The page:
Paszt takes full advantage of the fact that fourth-year senior athletes are rare these days – Washington Daily News

Finding out where Olivia Paszt is after 3:30 p.m. on weekdays is not so difficult. However, to find it, you have to know what day it is and what sport is in season.

It’s a little harder to track her down right now because Paszt (pronounced like pasta without the a) splits her time between two fall sports, cross country and tennis.

Basketball would follow, and then softball would conclude her high school career, making her a four-sport athlete, a rarity these days.

“I think it’s great and I wish more kids would play even three sports,” Pam Pack softball coach Brad Horton said. “I’ve known Olivia for a long time and she’s incredibly organized, extremely coachable and a fun person to be around. She’s mature enough to stay focused on any sport she plays and will be one of my leaders in the spring. Last year she played second base, in the outfield and even threw for us a few times, she’s fast and did a great job getting to base.

Paszt followed her sister Grace, two years older, onto the softball field when she was five years old. Their dad, EJ, coached and wanted both girls on the same team, which meant Olivia still faced older competition.

“I’ve been playing softball since I can remember, so it’s probably my main sport,” she said. “I like other people too because they help me stay busy and spend time with my friends outside of class.”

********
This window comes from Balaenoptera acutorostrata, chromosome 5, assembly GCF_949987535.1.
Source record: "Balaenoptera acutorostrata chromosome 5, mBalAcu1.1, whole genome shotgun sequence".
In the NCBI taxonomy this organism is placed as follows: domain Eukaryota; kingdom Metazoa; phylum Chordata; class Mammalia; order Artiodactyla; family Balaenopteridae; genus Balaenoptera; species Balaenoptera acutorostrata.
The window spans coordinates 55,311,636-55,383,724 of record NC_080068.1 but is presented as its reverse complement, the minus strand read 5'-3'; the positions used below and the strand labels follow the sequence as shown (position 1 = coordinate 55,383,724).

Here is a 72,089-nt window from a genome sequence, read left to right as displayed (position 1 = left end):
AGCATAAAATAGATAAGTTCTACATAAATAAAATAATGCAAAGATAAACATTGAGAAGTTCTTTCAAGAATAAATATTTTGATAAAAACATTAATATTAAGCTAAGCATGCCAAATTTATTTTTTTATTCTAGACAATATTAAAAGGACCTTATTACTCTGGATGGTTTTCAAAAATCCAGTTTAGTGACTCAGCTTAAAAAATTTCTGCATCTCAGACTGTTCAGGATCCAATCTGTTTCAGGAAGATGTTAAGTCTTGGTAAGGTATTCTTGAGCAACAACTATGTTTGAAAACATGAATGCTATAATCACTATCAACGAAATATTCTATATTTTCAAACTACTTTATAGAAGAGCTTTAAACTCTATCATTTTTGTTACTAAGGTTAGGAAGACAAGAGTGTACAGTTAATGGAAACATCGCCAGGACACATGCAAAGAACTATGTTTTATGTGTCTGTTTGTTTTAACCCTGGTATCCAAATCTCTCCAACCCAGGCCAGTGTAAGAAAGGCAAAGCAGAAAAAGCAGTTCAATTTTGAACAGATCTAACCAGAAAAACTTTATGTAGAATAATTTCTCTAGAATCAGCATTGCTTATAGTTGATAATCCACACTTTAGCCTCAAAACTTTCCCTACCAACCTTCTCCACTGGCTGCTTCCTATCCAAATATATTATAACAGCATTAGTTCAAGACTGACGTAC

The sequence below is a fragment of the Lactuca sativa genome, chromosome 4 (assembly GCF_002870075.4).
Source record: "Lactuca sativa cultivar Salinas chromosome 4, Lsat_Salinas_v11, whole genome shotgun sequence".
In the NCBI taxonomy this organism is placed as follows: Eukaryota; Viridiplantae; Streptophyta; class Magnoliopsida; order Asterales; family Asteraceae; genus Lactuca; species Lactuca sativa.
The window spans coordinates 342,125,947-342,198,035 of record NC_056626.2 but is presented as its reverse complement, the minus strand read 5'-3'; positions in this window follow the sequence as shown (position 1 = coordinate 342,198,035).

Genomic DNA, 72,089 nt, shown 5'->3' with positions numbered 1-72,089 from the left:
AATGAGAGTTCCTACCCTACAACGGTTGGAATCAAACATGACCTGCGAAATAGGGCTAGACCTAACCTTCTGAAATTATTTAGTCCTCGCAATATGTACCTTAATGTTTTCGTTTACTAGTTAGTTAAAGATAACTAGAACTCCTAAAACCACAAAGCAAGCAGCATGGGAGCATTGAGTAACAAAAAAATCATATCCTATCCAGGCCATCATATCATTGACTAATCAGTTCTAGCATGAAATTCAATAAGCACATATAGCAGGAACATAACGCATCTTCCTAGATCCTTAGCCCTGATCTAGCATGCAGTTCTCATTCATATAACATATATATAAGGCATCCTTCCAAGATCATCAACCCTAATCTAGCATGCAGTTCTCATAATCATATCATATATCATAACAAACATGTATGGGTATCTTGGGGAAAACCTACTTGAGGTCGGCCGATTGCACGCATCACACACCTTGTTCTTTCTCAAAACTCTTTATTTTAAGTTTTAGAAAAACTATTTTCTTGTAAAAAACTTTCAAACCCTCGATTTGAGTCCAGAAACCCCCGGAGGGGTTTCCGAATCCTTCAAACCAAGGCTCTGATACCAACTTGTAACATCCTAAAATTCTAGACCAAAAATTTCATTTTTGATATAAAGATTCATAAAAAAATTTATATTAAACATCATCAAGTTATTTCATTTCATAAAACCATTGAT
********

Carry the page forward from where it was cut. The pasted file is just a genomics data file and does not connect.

The Washington native started running cross country and playing basketball in seventh grade at PS Jones Middle School, took them to WHS, then took up tennis again at the behest of close friend and teammate Mary Emma Holscher, who graduated in the spring after COVID-19 shuffled around various schedules so she could play the same four sports as a senior.

“Softball ended earlier last year, so I let her (Mary Emma) talk me into playing tennis.” said Paszt. “It turned out to be a lot of fun and Katherine Pollock and I finished second in the regional in doubles.”

Women’s tennis is normally a fall sport, which poses a potential conflict with cross country for most, but Paszt settled the issue with the agreement of both coaches.

“I told him to go and we’ll figure it out,” cross country coach Dawn Landen said. “Olivia is one of the hardest workers I’ve ever been around and I know she’s the happiest runner I’ve ever coached. She’s been there for at least part of every practice and meet. and her organizational skills and positive personality set a great example for our young girls.

Paszt has a 4.64 grade point average and has taken college classes at Beaufort County Community College since junior year. She knows she’ll be on a college campus next fall, but she doesn’t know where.

“My dad went upstate (from North Carolina) and my sister is there now,” Paszt said. “My mom went to Carolina, so it will be one or the other. I would like to do something in the medical field, but I don’t know what yet.

First of all. There are tennis and cross country tournaments to reach, followed by another season of rebuilding basketball and a return to the softball playoffs.

“It’s kind of crazy that this is my last year after playing for so long,” she said. “I’m going to do my best to soak it all up, not stress out too much and just have fun.”

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